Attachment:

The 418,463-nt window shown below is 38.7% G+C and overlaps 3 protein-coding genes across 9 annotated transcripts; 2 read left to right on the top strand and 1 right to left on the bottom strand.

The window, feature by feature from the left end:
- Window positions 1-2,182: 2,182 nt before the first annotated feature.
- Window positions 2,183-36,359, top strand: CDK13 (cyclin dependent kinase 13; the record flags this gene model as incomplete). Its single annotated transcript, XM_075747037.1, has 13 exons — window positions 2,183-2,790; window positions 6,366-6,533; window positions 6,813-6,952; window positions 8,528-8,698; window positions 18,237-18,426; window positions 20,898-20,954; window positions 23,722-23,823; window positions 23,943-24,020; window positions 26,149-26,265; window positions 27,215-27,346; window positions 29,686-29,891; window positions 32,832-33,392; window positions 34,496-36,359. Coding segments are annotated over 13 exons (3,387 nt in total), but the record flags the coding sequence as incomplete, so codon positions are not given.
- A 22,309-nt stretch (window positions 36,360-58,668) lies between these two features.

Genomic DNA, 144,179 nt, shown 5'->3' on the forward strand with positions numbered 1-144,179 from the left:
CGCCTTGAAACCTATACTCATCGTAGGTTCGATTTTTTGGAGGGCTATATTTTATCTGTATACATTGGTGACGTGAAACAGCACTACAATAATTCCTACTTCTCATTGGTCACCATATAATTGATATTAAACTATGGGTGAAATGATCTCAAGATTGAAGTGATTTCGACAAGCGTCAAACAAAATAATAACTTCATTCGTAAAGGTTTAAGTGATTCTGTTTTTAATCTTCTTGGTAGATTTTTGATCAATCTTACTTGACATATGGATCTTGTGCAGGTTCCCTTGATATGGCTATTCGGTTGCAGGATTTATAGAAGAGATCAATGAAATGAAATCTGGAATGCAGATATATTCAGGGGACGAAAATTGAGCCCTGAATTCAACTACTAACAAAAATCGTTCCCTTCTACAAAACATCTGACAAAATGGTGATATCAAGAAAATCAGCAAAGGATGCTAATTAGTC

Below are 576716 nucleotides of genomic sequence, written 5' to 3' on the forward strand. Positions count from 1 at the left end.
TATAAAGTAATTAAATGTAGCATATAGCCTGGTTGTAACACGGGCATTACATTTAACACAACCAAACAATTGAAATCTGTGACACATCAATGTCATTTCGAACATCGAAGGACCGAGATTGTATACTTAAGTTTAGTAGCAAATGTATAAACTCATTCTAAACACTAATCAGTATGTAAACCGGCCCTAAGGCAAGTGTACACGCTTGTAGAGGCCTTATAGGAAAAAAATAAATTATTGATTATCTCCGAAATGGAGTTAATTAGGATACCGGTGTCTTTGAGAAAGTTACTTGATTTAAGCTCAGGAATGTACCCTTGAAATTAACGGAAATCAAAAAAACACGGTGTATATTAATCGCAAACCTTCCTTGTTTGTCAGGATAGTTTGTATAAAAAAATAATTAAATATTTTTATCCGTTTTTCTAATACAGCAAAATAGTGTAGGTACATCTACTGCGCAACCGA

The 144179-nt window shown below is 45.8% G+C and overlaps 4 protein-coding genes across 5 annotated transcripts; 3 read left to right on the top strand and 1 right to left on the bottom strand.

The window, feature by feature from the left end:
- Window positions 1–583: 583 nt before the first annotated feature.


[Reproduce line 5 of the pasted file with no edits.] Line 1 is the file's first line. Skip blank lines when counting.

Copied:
- A 22,309-nt stretch (window positions 36,360-58,668) lies between these two features.